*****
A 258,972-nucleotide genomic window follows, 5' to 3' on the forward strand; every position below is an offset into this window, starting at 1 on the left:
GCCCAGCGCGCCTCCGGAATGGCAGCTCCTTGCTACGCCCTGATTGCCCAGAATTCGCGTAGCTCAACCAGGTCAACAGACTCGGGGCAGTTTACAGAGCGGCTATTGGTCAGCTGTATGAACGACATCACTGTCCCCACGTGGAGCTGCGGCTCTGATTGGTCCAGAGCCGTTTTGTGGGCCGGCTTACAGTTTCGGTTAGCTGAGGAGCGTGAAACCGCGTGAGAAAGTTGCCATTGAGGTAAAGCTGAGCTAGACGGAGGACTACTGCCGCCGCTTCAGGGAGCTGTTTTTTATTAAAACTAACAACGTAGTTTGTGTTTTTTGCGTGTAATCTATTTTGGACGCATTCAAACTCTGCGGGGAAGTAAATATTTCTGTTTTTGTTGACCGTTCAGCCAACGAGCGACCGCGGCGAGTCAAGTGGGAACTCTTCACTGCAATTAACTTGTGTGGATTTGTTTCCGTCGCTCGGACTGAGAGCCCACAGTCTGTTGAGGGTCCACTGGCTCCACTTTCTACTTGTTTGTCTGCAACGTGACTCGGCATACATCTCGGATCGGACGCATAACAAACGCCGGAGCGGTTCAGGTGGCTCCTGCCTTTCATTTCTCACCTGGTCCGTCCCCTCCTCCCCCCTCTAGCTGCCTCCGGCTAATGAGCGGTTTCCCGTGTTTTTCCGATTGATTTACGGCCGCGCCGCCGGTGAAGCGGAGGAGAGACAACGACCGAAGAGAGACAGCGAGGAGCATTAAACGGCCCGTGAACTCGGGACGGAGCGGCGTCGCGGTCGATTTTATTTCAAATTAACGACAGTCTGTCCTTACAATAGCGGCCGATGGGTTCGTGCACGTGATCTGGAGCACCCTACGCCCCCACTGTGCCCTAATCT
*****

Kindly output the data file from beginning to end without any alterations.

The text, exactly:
A 258,972-nucleotide genomic window follows, 5' to 3' on the forward strand; every position below is an offset into this window, starting at 1 on the left:
GCCCAGCGCGCCTCCGGAATGGCAGCTCCTTGCTACGCCCTGATTGCCCAGAATTCGCGTAGCTCAACCAGGTCAACAGACTCGGGGCAGTTTACAGAGCGGCTATTGGTCAGCTGTATGAACGACATCACTGTCCCCACGTGGAGCTGCGGCTCTGATTGGTCCAGAGCCGTTTTGTGGGCCGGCTTACAGTTTCGGTTAGCTGAGGAGCGTGAAACCGCGTGAGAAAGTTGCCATTGAGGTAAAGCTGAGCTAGACGGAGGACTACTGCCGCCGCTTCAGGGAGCTGTTTTTTATTAAAACTAACAACGTAGTTTGTGTTTTTTGCGTGTAATCTATTTTGGACGCATTCAAACTCTGCGGGGAAGTAAATATTTCTGTTTTTGTTGACCGTTCAGCCAACGAGCGACCGCGGCGAGTCAAGTGGGAACTCTTCACTGCAATTAACTTGTGTGGATTTGTTTCCGTCGCTCGGACTGAGAGCCCACAGTCTGTTGAGGGTCCACTGGCTCCACTTTCTACTTGTTTGTCTGCAACGTGACTCGGCATACATCTCGGATCGGACGCATAACAAACGCCGGAGCGGTTCAGGTGGCTCCTGCCTTTCATTTCTCACCTGGTCCGTCCCCTCCTCCCCCCTCTAGCTGCCTCCGGCTAATGAGCGGTTTCCCGTGTTTTTCCGATTGATTTACGGCCGCGCCGCCGGTGAAGCGGAGGAGAGACAACGACCGAAGAGAGACAGCGAGGAGCATTAAACGGCCCGTGAACTCGGGACGGAGCGGCGTCGCGGTCGATTTTATTTCAAATTAACGACAGTCTGTCCTTACAATAGCGGCCGATGGGTTCGTGCACGTGATCTGGAGCACCCTACGCCCCCACTGTGCCCTAATCT